By Ian S. Port
By Cory Sklar
By Godofredo Vasquez
By Gil Riego Jr.
By Ian S. Port
By Ian S. Port
By Christopher Victorio
By Ian S. Port
I probably get an e-mail a week from some dot-com offering to warp speed the way I experience music. At the rate these promises are going, I'll just wish for a new Drones song and an entire album will appear on my iPod. It sometimes makes me pine for the olden days of getting stoked on music without the need for a cluttered inbox of online trimmings.
Obviously we'd be in the dark about, say, OK Go's astounding treadmill skills were it not for the magic of companies like YouTube. But I'm nevertheless all too happy to switch off my laptop at the end of the day. For me, music is still best experienced in the terrestrial world, no matter what technological advances are on offer.
Sure, point me toward new tracks on MySpace. Yeah, I'll skim the buzzy-band reviews on www.whatever. But my tolerance for inside-blogger baseball is growing lower by the minute. So my fondest memories of this past year have little to do with the Internet and everything to do with what went down in the real world of the Bay Area. Some '06 picks:
Caught on Tape
One of the best parts about moving back to San Francisco was rediscovering local talent. Much of the heavy rock I was digging in '06 came from our own backyard (see "It Was a Year Of ... " at www.sfweekly.com). In other genres, though, Christopher Willits created ambient laptop lullabies perfect for Fog City daydreaming; Saviours offered a bountiful feast of raw, savage metal; and the warm rays of cosmic California rock shined on releases by Vetiver, Brightblack Morning Light, Black Fiction, Colossal Yes, Howlin' Rain, and Skygreen Leopards.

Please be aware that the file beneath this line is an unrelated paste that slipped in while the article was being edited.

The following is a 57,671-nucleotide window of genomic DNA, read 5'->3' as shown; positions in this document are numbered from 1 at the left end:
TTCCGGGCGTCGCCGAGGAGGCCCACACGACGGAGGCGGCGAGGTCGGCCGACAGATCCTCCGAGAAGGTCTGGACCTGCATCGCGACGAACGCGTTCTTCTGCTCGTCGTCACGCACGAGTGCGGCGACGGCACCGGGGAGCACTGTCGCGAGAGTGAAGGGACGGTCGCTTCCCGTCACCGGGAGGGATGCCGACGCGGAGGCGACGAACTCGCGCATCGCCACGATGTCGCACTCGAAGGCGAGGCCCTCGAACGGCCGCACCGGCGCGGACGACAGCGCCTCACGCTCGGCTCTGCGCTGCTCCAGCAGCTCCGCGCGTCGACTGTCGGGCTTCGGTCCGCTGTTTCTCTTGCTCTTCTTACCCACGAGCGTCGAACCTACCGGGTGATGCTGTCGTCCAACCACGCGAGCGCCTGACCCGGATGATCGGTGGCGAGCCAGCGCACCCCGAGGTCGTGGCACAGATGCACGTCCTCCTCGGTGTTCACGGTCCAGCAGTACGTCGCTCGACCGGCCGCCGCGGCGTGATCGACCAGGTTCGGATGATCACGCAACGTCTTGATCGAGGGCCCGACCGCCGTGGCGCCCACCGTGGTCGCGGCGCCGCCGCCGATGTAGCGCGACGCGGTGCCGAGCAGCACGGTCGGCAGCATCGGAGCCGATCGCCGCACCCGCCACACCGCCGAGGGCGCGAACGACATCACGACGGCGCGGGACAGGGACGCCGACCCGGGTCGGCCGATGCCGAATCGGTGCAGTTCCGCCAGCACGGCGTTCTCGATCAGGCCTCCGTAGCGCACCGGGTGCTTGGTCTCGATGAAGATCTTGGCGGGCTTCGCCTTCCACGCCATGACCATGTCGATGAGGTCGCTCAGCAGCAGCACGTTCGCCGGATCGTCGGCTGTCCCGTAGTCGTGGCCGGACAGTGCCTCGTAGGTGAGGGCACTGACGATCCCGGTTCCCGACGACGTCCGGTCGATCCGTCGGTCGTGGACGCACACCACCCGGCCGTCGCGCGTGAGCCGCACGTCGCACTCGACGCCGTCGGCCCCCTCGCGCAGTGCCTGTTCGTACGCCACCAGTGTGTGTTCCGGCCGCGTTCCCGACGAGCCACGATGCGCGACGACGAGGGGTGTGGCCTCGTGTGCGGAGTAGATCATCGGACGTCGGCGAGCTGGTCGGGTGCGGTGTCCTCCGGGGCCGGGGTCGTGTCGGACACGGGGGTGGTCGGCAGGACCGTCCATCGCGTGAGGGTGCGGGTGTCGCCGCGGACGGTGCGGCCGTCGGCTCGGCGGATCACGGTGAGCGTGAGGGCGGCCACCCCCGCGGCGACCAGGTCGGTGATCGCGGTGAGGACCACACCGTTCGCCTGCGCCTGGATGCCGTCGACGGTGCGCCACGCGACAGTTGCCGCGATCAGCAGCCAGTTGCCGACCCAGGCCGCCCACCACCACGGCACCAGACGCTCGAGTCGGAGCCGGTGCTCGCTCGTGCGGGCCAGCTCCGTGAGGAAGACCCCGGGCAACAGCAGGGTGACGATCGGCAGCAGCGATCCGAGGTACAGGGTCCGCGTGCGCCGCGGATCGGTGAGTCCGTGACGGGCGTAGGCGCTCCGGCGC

The Many Faces of Kelley Stoltz Stoltz's Behind the Branches fooled me with nearly every song. His ability to play hide-and-seek among jangling Velvet Underground jams, ebullient homages to the Beach Boys, and quirky lo-fi garage pop kept me guessing as to what was coming next. Live, Stoltz was just as much of a chameleon; I never knew whether I was getting a loose set of inebriated comedy and camaraderie or a straight shot of shambolic rock hits. Either way, Stoltz and crew usually stole the show no matter who they played with.
This city is limitless in its DJ options. (A full summer's worth of ghetto tech/bootie bass bouncing between the Rickshaw and the Mighty? Yes, please.) But I'm most excited about beat purveyors who move beyond the turntables. S.F.'s Lemonade is in demand by remixers hungry to imbibe more of its genre-tweaking, psychedelic funk brew. In the studio, the trio earnestly incorporates globetrotting rhythms; live, it offers jet fuel from head to hips.
New Year's Eve on a Hot Summer Night
In the nanosecond that he wasn't back to batshit, Axl Rose and his Guns 'n' Roses cover band repossessed the title for raunchy rock 'n' roll. G'n'R's first night at the Warfield was a performance high on ceremony fireworks shooting from below, colored confetti from above, and bassist Tommy Stinson tumbling backward with ... joyful abandon. Similarly, Fischerspooner offered a touch of Vegas at Mezzanine more confetti, a giant balloon drop, dancers, and multiple costume changes. The show elevated the New York electro rock act from pretentious debacle to awesome spectacle.
More Festive Occasions
From a headphones festival to pancakes 'n' noise breakfasts, the Bay Area wasn't lacking for underground music blowouts. My favorites: Budget Rock through which I discovered the evangelical hold of powerhouse garage-blooze duo Rock n Roll Adventure Kids at the punk marathon/hot dog eating contest/rummage sale. Also, the Mission Creek Music Festival smeared my eardrums with cranium-cracking stunners; Excepter, Sunburned Hand of the Man, and even the sweetness and musical saws of the Ohsees gave folks good reason to set up shop at the Hemlock for nights on end. Finally, (((folkYEAH!))) provided a weekend's worth of beach-bum bliss in Big Sur with its Two Days of Autumn, uniting neo-folksters from both sides of the California divide. Here's to all that and then some in 2007.
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